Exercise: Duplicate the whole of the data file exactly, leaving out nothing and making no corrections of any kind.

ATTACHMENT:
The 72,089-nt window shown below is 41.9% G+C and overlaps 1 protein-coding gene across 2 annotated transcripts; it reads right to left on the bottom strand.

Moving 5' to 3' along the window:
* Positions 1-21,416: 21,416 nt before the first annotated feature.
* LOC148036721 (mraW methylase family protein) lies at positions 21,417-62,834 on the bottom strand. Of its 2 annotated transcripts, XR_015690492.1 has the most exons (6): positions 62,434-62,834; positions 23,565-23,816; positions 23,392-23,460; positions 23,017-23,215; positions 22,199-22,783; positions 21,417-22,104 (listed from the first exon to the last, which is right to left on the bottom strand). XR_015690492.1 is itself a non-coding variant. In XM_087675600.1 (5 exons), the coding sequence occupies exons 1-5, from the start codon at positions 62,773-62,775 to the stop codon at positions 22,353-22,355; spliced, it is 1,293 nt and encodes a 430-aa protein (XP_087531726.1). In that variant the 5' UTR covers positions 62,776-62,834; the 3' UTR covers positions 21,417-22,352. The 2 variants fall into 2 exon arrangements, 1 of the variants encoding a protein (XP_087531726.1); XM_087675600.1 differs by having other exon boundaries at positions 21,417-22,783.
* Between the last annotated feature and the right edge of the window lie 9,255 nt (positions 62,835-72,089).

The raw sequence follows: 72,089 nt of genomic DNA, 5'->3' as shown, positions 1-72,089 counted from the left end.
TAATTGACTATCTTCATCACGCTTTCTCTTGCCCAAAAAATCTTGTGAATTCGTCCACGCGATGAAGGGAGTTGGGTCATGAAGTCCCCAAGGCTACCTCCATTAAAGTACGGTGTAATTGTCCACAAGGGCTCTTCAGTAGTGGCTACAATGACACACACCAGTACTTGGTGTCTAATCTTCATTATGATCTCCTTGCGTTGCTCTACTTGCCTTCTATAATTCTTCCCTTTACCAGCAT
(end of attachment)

The 72,089-nt window shown below is 41.9% G+C and overlaps 1 protein-coding gene across 2 annotated transcripts; it reads right to left on the bottom strand.

Moving 5' to 3' along the window:
* Positions 1-21,416: 21,416 nt before the first annotated feature.
* LOC148036721 (mraW methylase family protein) lies at positions 21,417-62,834 on the bottom strand. Of its 2 annotated transcripts, XR_015690492.1 has the most exons (6): positions 62,434-62,834; positions 23,565-23,816; positions 23,392-23,460; positions 23,017-23,215; positions 22,199-22,783; positions 21,417-22,104 (listed from the first exon to the last, which is right to left on the bottom strand). XR_015690492.1 is itself a non-coding variant. In XM_087675600.1 (5 exons), the coding sequence occupies exons 1-5, from the start codon at positions 62,773-62,775 to the stop codon at positions 22,353-22,355; spliced, it is 1,293 nt and encodes a 430-aa protein (XP_087531726.1). In that variant the 5' UTR covers positions 62,776-62,834; the 3' UTR covers positions 21,417-22,352. The 2 variants fall into 2 exon arrangements, 1 of the variants encoding a protein (XP_087531726.1); XM_087675600.1 differs by having other exon boundaries at positions 21,417-22,783.
* Between the last annotated feature and the right edge of the window lie 9,255 nt (positions 62,835-72,089).

The raw sequence follows: 72,089 nt of genomic DNA, 5'->3' as shown, positions 1-72,089 counted from the left end.
TAATTGACTATCTTCATCACGCTTTCTCTTGCCCAAAAAATCTTGTGAATTCGTCCACGCGATGAAGGGAGTTGGGTCATGAAGTCCCCAAGGCTACCTCCATTAAAGTACGGTGTAATTGTCCACAAGGGCTCTTCAGTAGTGGCTACAATGACACACACCAGTACTTGGTGTCTAATCTTCATTATGATCTCCTTGCGTTGCTCTACTTGCCTTCTATAATTCTTCCCTTTACCAGCAT